Butter Together: This Valentine's Day, give the gift of a falsified memory

 

Amelia Plair

Amelia Plair

 

 

Amelia Plair

 

 

I have a vivid childhood memory of my mother making beautiful red velvet cakes every Valentine's Day. I can remember opening the refrigerator door just to get a peek at it, heart-shaped and covered in a fluffy white icing.

 

In my imagination, she made this cake every year, and every year I would peek longingly at it for hours before it was to be cut. It was tender and sweet -- but not sickeningly so -- and, of course, moist. Don't come at me with a dry cake, my people.

 

Problem is, I am not sure how accurate my memory is. Mama stopped making the cake when I was older and eventually lost the recipe. Did she ever make it annually? Maybe not ... maybe it was only for a year or two, but I was so excited by it that it seemed longer.

 

 

As an adult, I was ecstatic when the People of the Internet (not an official name but probably should be) began to extoll the virtues of red velvet cake. Finally, I thought, I'd be able to get her recipe.

 

But of course I was wrong then, too. For one thing, it seems no one on the internet who falls in love with a food trend falls in love with the actual, original food ... so if the People of the Internet really like red velvet cake, you won't find three million recipes for red velvet cake. Instead, you'll find recipes for red velvet s'mores and red velvet whoopie pie and red velvet milkshakes and red velvet cake pops shaped into tiny Easter bunnies with candy tails.

 

And when I did find recipes, it seemed like every recipe I tried tasted ... wrong. Not bad. Just wrong. It had an odd whang to it.

 

It took me years of poking around to discover that older recipes for red velvet cake do not call for cream cheese frosting. That was the difference, as it turns out: the cake of my imagination was frosted with a light, whipped frosting, not the heavier, tangy cream cheese frosting that is currently in favor.

 

The recipes below are an amalgamation of two I found: the red velvet cake recipe is courtesy of McCormick, and the frosting recipe is a doubled version of one I have made many times from the blog "Our Best Bites." I hope you enjoy both.

 

Amelia Plair is a mom and high school teacher in Starkville. Email reaches her at [email protected]

 

 

FLUFFY WHITE ICING

 

 

1/3 cup flour

 

1 cup milk (preferably whole)

 

1 cup butter at room temperature

 

1 cup granulated sugar

 

2 teaspoon vanilla extract

 

 

  • Blend together flour and milk. Pour mixture into a skillet. (Alternately, you can whisk the flour into the milk if you have no blender.) Whisk mixture constantly until it starts to thicken. Switch to a silicon spatula and continue to stir, being sure to scrape the bottom of the pan frequently and thoroughly as you stir.

     

  • Remove from heat when the mixture has thickened to the consistency of paste. Place mixture in the refrigerator and allow to cool completely. (This step is important: if the mixture is hot when you add it to the butter, you will melt the butter and probably not ever get the consistency you need from this frosting. You can speed up the process in the freezer, but do not allow the mixture to freeze.)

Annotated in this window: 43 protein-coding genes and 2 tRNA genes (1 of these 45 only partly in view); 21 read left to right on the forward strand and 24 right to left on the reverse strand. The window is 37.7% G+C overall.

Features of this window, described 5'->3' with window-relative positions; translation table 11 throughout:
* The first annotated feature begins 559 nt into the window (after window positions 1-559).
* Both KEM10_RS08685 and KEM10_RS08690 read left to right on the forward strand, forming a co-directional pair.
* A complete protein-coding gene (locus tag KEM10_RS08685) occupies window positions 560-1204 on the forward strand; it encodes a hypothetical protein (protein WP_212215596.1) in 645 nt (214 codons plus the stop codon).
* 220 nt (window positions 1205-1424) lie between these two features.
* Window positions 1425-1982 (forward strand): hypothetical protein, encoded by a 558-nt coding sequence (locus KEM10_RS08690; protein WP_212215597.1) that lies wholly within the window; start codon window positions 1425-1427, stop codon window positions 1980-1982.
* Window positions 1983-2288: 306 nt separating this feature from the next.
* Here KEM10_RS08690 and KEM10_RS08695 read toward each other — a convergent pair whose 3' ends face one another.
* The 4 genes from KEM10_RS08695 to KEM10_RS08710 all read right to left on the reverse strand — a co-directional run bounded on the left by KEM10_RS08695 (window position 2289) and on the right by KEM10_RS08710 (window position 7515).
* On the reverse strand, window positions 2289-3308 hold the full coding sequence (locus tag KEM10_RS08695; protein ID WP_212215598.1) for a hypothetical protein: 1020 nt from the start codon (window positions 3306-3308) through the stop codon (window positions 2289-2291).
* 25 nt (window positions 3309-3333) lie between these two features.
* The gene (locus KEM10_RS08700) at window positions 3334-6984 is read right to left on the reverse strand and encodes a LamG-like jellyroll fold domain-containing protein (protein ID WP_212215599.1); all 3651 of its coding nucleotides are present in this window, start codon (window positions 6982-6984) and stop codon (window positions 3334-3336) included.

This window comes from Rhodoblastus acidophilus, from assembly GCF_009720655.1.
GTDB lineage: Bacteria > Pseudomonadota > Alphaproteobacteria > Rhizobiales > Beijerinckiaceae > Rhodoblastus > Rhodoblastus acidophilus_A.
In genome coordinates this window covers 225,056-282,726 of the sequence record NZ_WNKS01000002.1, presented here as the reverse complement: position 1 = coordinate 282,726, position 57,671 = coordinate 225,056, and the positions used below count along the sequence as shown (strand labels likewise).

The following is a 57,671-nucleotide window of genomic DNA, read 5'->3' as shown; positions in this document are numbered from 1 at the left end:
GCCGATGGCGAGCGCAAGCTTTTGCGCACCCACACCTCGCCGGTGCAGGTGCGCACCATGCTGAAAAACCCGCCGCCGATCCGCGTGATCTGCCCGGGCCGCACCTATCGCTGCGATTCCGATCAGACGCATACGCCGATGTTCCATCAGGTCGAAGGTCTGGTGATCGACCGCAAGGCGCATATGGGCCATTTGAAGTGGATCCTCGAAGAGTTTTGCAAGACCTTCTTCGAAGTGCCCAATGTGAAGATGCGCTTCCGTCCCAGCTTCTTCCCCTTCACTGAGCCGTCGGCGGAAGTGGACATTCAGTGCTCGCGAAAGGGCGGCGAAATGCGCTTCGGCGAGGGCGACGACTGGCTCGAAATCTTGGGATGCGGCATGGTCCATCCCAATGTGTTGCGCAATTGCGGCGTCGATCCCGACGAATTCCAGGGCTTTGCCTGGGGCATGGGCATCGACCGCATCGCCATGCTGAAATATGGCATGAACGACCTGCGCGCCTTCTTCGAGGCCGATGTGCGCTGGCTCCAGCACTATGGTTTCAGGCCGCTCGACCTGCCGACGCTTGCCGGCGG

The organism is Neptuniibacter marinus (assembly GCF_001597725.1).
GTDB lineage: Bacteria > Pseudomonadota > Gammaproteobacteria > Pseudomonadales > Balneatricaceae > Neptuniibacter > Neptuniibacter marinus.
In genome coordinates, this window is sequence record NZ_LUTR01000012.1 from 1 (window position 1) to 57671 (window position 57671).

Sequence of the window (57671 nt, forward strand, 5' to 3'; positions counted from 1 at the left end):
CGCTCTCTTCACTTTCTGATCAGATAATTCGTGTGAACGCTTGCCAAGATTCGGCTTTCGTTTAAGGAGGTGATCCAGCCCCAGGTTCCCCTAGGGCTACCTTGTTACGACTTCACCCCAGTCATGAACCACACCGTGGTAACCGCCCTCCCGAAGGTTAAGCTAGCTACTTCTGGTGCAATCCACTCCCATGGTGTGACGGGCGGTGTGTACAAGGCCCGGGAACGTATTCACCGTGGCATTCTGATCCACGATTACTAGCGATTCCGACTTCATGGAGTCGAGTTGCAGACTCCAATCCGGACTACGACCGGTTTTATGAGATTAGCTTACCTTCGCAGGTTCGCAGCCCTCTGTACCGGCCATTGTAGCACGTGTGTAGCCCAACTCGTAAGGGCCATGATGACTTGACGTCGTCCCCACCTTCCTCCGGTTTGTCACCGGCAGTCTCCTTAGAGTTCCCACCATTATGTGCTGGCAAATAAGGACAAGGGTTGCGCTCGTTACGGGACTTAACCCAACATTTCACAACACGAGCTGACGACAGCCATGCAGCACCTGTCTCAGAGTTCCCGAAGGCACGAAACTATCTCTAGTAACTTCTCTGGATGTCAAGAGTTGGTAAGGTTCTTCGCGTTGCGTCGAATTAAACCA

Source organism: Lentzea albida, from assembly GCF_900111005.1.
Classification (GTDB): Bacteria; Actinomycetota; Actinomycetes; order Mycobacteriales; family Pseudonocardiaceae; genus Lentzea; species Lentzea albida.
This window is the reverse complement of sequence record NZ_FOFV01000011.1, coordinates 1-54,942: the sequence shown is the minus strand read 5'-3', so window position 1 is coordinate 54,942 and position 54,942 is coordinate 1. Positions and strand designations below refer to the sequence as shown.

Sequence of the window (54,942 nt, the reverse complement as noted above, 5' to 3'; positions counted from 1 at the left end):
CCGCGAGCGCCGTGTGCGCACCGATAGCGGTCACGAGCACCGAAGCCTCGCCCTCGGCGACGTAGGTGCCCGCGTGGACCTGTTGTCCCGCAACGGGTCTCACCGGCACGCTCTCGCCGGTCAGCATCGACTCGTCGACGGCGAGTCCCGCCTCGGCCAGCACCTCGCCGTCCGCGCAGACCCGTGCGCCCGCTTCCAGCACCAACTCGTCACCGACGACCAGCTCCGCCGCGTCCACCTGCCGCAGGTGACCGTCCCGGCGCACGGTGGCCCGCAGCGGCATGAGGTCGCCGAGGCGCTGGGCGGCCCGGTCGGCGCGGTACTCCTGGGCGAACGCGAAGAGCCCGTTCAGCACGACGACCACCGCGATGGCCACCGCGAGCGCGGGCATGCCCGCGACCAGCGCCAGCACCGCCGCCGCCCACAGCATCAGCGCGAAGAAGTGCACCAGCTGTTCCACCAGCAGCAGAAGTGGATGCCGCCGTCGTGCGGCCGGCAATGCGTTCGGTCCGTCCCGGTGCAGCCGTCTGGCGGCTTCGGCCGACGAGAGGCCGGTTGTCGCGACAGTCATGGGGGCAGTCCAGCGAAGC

• When mixture is cool and you are ready to frost the cake, place butter and sugar into the bowl of a stand mixer. Cream butter and sugar until light and fluffy. Add cooled flour mixture and vanilla. Using the whisk attachment, continue to beat the mixture until the frosting becomes light and fluffy, about 8 minutes. (Do not panic if the mixture begins to separate a few minutes in; this is normal and will right itself.)

     

    (If you'd like to look up other methods for this same recipe, this frosting is frequently called ermine icing or boiled icing. Some people cook the sugar in with the flour and milk; this step can reduce the time spent beating the mixture at the end. I have not tried that method, however, so I cannot vouch for it.)

     

     

    RED VELVET CAKE

     

     

    2 1/2 cups flour

     

    1/2 cup cocoa powder

     

    1 teaspoon baking soda

     

    1/2 teaspoon salt

     

    1 cup butter, softened

     

    2 cups sugar

     

    4 eggs

     

    1 cup sour cream

     

    1/2 cup milk

     

    1 bottle (1-ounce) red food color

     

    2 teaspoons vanilla extract

     

     

  • Preheat oven to 350 F. (or 325 if using dark or coated nonstick pans). Grease and flour two 9-inch round pans (or one 9-inch round pan and one 9-inch square pan to make a heart-shaped cake).

     

  • Sift flour, cocoa powder, baking soda, and salt into one mixing bowl and set aside. Cream butter and granulated sugar in a separate bowl until light and fluffy.

     

  • Add eggs to the butter mixture, one at a time, beating after each addition. Stir in sour cream, milk, food coloring, and vanilla. Add flour mixture and stir in just until blended; I like to do this part by hand, not with a mixer, to avoid overbeating.

     

  • Pour batter into pans. Bake 35-40 minutes or until toothpick inserted into center comes out clean. Cool in pans 10 minutes and then remove from pans to finish cooling on wire racks.

     

    To make a heart-shaped cake, cut round cake in half. Place half circles on adjacent sides of the square cake to create a heart shape. Use frosting to "glue" the pieces together, and then frost as usual.

     

     

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